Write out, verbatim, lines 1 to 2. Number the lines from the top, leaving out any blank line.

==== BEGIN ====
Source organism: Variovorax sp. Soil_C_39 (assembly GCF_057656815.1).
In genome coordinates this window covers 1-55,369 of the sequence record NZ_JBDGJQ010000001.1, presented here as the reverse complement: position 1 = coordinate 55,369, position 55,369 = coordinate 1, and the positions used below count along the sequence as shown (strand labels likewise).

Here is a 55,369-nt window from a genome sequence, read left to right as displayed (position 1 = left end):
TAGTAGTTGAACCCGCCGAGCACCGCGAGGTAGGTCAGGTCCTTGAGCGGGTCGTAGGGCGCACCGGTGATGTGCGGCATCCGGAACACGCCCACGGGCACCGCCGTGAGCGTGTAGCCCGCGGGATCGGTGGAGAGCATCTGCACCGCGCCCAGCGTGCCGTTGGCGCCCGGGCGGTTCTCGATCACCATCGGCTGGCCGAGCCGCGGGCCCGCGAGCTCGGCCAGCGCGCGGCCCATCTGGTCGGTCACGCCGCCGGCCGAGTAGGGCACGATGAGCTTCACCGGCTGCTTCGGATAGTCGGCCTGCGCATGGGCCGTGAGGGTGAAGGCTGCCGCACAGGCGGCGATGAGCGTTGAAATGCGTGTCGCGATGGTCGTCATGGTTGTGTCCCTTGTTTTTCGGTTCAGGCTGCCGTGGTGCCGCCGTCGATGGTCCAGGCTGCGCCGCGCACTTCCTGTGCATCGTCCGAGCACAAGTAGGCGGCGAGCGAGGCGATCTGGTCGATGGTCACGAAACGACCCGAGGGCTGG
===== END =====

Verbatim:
Source organism: Variovorax sp. Soil_C_39 (assembly GCF_057656815.1).
In genome coordinates this window covers 1-55,369 of the sequence record NZ_JBDGJQ010000001.1, presented here as the reverse complement: position 1 = coordinate 55,369, position 55,369 = coordinate 1, and the positions used below count along the sequence as shown (strand labels likewise).